The doctor came highly recommended by my internist, who is a funny, patient and compassionate man. My potentially disabling disease had struck quickly and decisively, resulting in multiple "sports injuries," a plethora of doctor visits and a panicked midnight trip to the ER.
"It's not your imagination and it's not sports injuries," my internist said as he showed me the test results. "I'm referring you to a specialist."
"You're a tough act for another doctor to follow."
This was a man who would sit and talk to me as long as I needed him. I was willing to thumb through 10 magazines waiting for him, knowing he sat patiently with others, as he would with me. I am a woman with a lot of questions and multiple anxieties.
The specialist's office was quiet.
"First appointment? New patient?" the office staff greeted me. They drew my blood and placed me in an office. The specialist walked in promptly. He looked to be about my age and in a hurry. I started to pepper him with questions, let him know I was scared and reviewed what I had learned on the Internet. None of these tactics went over well.
"I'm not going to tell you a thing until we look at the blood work." He was annoyed.
"But I already had the blood work done, and I have the genetic marker," I heard myself babbling. I babble when people are impatient with me. I also begin to sound half-witted.
To be fair, I could see that he would want to look at something more than the emergency room's tests. Even so, this disease had thrown me to the mat, and I wanted to talk about it.
The doctor stopped me again. "You're lucky you have it, if you have it."
"But my friend said her mother had it so badly that if she ever got it she would kill herself." I couldn't stop myself.
"There are new miracle drugs." He looked at his watch and stood. He handed me a prescription for an anti-inflammatory and prepared to leave.
"Wait," I said to his back. "Should I take this with food? Should I stop lifting weights? Is there a support group for this disease?"
"Yes with food. If it hurts after you lift, stop. Try swimming. I don't know about support groups; I don't deal with them." He was gone.
The next few appointments consisted of blood tests to pinpoint the subtype of disease I had (I did have it), and this conversation:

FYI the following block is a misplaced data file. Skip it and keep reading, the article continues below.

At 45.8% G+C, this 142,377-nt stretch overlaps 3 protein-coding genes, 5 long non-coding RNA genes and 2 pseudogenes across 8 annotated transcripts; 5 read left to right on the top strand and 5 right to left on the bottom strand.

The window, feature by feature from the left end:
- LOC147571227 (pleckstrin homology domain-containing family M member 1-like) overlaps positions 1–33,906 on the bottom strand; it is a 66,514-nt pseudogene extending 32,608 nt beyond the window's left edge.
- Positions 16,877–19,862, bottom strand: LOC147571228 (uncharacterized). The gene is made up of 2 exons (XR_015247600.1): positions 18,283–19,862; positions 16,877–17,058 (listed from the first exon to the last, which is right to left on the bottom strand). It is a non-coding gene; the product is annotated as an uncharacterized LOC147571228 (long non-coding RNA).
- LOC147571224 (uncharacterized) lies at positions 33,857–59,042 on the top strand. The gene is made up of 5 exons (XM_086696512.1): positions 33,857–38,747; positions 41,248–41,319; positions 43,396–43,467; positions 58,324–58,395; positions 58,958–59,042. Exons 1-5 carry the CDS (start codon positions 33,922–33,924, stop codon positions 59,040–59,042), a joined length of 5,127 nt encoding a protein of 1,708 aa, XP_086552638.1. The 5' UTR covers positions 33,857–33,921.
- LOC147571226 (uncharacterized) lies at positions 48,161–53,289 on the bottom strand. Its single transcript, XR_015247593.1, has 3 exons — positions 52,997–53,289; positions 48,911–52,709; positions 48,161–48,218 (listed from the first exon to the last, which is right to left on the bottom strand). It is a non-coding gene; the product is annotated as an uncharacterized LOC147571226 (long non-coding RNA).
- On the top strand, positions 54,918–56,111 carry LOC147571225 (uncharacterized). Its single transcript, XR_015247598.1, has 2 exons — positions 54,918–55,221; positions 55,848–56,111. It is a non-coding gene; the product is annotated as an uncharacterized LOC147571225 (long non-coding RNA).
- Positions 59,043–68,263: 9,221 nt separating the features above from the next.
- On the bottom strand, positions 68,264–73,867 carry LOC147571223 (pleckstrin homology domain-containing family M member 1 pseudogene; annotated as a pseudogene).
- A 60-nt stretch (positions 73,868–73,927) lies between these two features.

Me: (rapidly) "I'm sorry. I know you're in a hurry, but how do I know what drug I should go on? What kind of co-pay will I have for the expensive one? How many people get results? Do the results last?"
Doctor: "I don't usually spend this much time on a patient. I've given you the information on the possible treatments. I can't tell you about the cost; you need to find out."
Me: "Wait! I'm not done."
Doctor: "I have a lot of people waiting in my office."
Me (to the closing door): "There's no one else out there. Will the new drug make me grow two heads?"
On the next visit, he said he was working on persuading my insurer to cover the costs of one of the miracle drugs. "Decide for yourself if you want to start on it."
The comment made me anxious. "Do I have to inject it? How do I learn to do that? What if it doesn't work?"
Against my better judgment, I attempted another joke. "Oh, well, I'll be dead by the time the side effects crop up! Ha ha!"
"Right," he said and was gone.
Later that week, so was I. I wanted an office that was not a joke-free zone.
I found my new specialist through a friend. I waited a long time for my first appointment and about an hour in the waiting room. These, to me, were good signs. She came in and sat down on a chair next to me. She listened. She agreed the disease had come on like gangbusters. She listened some more. Her eyes were wise and her answers were clear.
She spent nearly 30 minutes with me, and at one point I started crying. "You're kind," I explained. She handed me some tissue and asked me if I had anything else on my mind before she left. For once I didn't.
Finding the right doctor makes me feel better already. One of the pleasures of being in my 50s is that I will not put up with someone who makes me feel inferior.